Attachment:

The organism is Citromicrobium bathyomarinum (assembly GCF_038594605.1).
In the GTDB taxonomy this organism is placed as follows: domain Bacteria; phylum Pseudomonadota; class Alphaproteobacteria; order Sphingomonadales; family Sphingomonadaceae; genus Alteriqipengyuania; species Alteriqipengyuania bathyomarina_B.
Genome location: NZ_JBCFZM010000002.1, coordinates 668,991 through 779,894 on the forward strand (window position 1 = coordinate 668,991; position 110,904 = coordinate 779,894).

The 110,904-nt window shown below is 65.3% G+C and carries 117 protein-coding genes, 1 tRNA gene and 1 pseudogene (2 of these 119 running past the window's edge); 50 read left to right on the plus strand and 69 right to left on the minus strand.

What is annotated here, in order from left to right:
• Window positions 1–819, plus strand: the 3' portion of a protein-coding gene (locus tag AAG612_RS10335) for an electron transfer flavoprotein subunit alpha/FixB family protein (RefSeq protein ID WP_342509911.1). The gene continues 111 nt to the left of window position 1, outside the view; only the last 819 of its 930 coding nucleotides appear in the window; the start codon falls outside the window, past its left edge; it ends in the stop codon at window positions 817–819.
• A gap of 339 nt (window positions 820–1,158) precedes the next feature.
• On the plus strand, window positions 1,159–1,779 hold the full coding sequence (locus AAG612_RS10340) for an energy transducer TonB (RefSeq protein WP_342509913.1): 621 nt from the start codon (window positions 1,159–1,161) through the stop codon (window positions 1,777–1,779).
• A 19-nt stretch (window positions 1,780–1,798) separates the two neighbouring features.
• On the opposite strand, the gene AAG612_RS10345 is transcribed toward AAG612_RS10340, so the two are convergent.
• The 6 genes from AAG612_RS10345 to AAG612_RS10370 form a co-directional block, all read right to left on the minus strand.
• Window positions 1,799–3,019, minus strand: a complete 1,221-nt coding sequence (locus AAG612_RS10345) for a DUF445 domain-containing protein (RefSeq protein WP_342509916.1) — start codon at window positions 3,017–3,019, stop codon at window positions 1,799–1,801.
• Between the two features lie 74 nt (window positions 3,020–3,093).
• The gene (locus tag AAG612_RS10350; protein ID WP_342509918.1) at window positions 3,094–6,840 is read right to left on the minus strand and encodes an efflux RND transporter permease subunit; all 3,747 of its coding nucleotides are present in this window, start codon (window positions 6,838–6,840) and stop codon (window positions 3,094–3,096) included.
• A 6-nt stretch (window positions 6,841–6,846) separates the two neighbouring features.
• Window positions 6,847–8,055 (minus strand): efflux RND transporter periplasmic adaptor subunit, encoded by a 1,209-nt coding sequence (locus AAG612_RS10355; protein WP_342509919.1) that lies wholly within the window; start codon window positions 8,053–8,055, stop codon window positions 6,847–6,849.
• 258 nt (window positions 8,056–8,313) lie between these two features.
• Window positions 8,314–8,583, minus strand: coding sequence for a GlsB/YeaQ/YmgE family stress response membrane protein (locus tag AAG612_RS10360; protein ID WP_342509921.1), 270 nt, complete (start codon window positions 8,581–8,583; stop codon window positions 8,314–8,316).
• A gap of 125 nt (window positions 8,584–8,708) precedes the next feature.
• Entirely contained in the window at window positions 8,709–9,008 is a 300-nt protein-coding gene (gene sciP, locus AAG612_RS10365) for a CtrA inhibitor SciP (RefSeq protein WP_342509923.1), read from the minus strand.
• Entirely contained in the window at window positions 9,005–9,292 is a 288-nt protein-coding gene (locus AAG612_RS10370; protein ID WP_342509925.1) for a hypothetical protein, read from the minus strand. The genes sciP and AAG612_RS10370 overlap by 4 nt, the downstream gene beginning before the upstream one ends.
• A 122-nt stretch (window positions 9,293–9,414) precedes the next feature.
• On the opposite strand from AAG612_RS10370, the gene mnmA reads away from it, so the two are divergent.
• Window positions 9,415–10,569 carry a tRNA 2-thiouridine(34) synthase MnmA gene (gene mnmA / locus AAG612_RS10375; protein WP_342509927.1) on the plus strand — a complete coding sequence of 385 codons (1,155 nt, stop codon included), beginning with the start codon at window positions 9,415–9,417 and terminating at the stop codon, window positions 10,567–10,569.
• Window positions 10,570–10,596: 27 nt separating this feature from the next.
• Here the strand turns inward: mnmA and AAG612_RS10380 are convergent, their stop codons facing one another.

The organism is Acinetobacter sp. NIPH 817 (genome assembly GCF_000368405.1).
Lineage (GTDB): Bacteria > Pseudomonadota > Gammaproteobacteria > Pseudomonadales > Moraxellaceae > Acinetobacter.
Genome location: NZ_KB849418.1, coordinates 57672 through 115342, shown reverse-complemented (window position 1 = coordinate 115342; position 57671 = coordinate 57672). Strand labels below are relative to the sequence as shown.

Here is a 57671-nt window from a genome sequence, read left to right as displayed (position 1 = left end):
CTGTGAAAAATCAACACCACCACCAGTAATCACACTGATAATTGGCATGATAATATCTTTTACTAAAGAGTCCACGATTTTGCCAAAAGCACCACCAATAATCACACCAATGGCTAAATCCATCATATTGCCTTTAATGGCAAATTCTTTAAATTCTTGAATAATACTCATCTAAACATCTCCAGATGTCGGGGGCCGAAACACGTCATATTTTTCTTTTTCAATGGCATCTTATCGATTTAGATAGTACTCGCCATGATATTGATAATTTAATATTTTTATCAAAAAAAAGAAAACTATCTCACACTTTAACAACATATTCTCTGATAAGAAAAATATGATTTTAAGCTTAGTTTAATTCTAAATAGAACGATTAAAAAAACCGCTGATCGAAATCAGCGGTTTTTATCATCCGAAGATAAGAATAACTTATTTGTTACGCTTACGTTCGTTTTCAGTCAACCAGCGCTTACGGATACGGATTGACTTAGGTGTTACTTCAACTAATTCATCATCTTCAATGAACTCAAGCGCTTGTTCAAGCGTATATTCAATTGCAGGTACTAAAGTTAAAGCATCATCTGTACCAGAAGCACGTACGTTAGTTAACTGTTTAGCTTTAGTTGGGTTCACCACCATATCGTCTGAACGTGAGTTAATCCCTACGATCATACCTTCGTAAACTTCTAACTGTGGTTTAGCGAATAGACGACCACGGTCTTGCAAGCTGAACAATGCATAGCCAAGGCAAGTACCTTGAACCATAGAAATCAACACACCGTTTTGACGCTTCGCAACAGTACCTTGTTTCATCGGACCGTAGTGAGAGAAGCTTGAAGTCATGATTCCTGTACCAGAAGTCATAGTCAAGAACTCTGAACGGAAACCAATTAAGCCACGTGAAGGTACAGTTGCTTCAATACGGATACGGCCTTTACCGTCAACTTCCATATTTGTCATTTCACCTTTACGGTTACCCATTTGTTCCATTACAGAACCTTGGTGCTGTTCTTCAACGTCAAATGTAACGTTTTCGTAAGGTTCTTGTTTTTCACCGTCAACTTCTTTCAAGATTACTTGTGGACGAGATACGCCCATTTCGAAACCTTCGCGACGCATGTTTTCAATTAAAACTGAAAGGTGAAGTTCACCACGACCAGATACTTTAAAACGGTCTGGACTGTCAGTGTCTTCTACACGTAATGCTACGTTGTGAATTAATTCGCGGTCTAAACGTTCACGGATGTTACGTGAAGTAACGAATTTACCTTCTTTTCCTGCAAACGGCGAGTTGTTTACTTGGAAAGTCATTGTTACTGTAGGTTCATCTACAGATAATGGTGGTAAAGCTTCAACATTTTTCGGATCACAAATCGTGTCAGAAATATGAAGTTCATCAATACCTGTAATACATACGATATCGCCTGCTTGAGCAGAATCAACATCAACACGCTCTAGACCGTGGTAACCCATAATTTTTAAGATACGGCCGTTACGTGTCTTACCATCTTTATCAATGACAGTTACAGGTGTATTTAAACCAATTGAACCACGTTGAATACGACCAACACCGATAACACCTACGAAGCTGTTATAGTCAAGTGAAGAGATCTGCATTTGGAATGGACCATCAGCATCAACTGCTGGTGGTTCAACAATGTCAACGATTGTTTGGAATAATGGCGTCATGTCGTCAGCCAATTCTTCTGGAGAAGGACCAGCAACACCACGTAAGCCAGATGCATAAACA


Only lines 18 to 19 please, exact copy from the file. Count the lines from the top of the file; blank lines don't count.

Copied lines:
• Window positions 8,314–8,583, minus strand: coding sequence for a GlsB/YeaQ/YmgE family stress response membrane protein (locus tag AAG612_RS10360; protein ID WP_342509921.1), 270 nt, complete (start codon window positions 8,581–8,583; stop codon window positions 8,314–8,316).
• A gap of 125 nt (window positions 8,584–8,708) precedes the next feature.